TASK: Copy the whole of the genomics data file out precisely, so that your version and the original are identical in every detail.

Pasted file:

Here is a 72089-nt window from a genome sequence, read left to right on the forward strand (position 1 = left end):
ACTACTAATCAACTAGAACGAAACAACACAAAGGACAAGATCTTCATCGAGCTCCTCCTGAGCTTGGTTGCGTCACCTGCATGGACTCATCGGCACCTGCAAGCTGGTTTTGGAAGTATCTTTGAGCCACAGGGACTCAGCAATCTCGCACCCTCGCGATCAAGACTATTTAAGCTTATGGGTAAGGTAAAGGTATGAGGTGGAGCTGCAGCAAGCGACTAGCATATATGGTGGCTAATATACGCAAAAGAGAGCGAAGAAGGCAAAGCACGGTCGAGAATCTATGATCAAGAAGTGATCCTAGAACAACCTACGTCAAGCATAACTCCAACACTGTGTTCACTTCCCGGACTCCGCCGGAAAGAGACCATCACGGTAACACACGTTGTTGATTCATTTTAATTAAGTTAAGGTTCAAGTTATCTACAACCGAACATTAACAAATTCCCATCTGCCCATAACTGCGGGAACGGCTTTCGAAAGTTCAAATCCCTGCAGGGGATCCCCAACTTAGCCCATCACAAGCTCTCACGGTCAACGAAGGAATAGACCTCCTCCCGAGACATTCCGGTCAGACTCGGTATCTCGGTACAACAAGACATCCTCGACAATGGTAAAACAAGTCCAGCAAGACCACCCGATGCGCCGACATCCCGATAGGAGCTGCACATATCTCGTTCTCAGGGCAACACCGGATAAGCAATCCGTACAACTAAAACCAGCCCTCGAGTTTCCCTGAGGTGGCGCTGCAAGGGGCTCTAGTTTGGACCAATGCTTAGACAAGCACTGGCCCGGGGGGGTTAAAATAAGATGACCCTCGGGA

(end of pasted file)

Here is a 72089-nt window from a genome sequence, read left to right on the forward strand (position 1 = left end):
ACTACTAATCAACTAGAACGAAACAACACAAAGGACAAGATCTTCATCGAGCTCCTCCTGAGCTTGGTTGCGTCACCTGCATGGACTCATCGGCACCTGCAAGCTGGTTTTGGAAGTATCTTTGAGCCACAGGGACTCAGCAATCTCGCACCCTCGCGATCAAGACTATTTAAGCTTATGGGTAAGGTAAAGGTATGAGGTGGAGCTGCAGCAAGCGACTAGCATATATGGTGGCTAATATACGCAAAAGAGAGCGAAGAAGGCAAAGCACGGTCGAGAATCTATGATCAAGAAGTGATCCTAGAACAACCTACGTCAAGCATAACTCCAACACTGTGTTCACTTCCCGGACTCCGCCGGAAAGAGACCATCACGGTAACACACGTTGTTGATTCATTTTAATTAAGTTAAGGTTCAAGTTATCTACAACCGAACATTAACAAATTCCCATCTGCCCATAACTGCGGGAACGGCTTTCGAAAGTTCAAATCCCTGCAGGGGATCCCCAACTTAGCCCATCACAAGCTCTCACGGTCAACGAAGGAATAGACCTCCTCCCGAGACATTCCGGTCAGACTCGGTATCTCGGTACAACAAGACATCCTCGACAATGGTAAAACAAGTCCAGCAAGACCACCCGATGCGCCGACATCCCGATAGGAGCTGCACATATCTCGTTCTCAGGGCAACACCGGATAAGCAATCCGTACAACTAAAACCAGCCCTCGAGTTTCCCTGAGGTGGCGCTGCAAGGGGCTCTAGTTTGGACCAATGCTTAGACAAGCACTGGCCCGGGGGGGTTAAAATAAGATGACCCTCGGGA